Tauranga held no interest for me, so I skirted around it on the back roads, and headed up to Katikati.
    Katikati's claim to fame is that it is the only planned Ulster settlement in the world. The small town's history is celebrated with murals on any wall space available. The standard of artwork was quite good, and thus deserved its title of "Mural Town".
    As I continued further north, I took a turn-off across to Waihi Beach, a 9km long swathe of sand. This "one-stop slice of paradise" is a mix of permanent residents and holiday homes served by mainly owner/operator businesses. The village was growing fast with many new residential sections carved out of farmland which has become available for housing. The prevalent beach culture includes one of the oldest-established surf clubs. By some freak of nature, it was not torrenting down as I arrived, so I took the opportunity to stroll along the beach to stretch my legs and breathe in the salty air, a refreshing change from Rotorua's fragrant fumes.
    I decided to make Waihi my base for exploring the area, once described as New Zealand's El Dorado. Waihi's story is a rich tapestry woven through with threads of pure gold. It was this precious metal which attracted people to Waihi from the late 1800s onwards. Currently there are three working gold mines in Waihi, two underground and one opencast. Today, only metres from the centre of town is the edge of the latter, a huge open-pit mine. Wandering down Seddon Street, I came across bronze statues, restored historic buildings and interesting displays depicting Waihi's heritage.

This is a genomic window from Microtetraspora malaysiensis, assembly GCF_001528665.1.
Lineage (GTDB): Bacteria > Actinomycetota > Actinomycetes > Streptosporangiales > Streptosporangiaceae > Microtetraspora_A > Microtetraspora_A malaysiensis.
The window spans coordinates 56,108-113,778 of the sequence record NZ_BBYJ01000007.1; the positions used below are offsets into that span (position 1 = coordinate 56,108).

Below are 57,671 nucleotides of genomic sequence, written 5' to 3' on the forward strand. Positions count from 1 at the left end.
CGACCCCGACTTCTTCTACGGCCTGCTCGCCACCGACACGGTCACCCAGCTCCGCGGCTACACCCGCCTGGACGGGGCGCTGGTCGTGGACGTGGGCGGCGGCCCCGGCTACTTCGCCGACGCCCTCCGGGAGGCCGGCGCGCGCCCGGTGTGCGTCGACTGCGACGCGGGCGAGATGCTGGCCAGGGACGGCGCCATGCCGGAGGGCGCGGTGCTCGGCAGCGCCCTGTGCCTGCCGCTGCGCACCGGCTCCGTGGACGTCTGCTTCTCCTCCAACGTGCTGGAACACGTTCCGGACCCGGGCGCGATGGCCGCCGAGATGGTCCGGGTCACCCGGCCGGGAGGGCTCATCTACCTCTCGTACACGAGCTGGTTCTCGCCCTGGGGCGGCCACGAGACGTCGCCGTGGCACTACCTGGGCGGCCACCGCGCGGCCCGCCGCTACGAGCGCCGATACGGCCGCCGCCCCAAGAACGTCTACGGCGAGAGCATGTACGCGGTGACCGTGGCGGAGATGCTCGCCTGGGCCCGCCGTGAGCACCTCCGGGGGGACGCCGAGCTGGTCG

During the evening I met up with Tom and Anjou in the camp communal kitchen. Tom was a self-employed blacksmith and Anjou was a fashion designer. The couple were on a cycling epic. Over the last two years they had cycled from Devon across to New Zealand via Europe, the Middle and Far East, and Australia. New Zealand was their final destination, for which they had allocated three months. Being aware of how long they had taken to explore the Coromandel Peninsula, they now knew they couldn't explore the country as much as they would like to. Besides, Tom was now losing his motivation, particularly after the last two days of solid rain. The pair normally slept in a tent, but tonight they were having a real treat and sleeping in a cabin.
    Over some wine, Tom recounted tales of some of the folk he had met, and how helpful they were. He reckoned he had made more friends over the last two years than in the previous forty. Naturally, cycling that distance, they had numerous mechanical problems with their bikes, and they had always managed to bodge things with help from the locals to keep them going. It was at such times that they met the strangest of people but with abundance of help and friendliness; barriers just dissolved away and humanity came to the fore.
    "Where would you want to cycle next?" was the natural question to ask. Tom had a faraway look in his eye, then smiled and proposed, "South America. I will have to learn Spanish," he laughed. His partner, Anjou, came from the former East Germany, and he seemed to have mastered German quite well. The couple retired early for the night, they had cycled a fair way in shocking weather, so who could blame them.

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Rotorua Karangahake Gorge

Uploaded from Holiday Park Campsite, Whitianga on 28th February at 16:15

Last updated 28.2.2012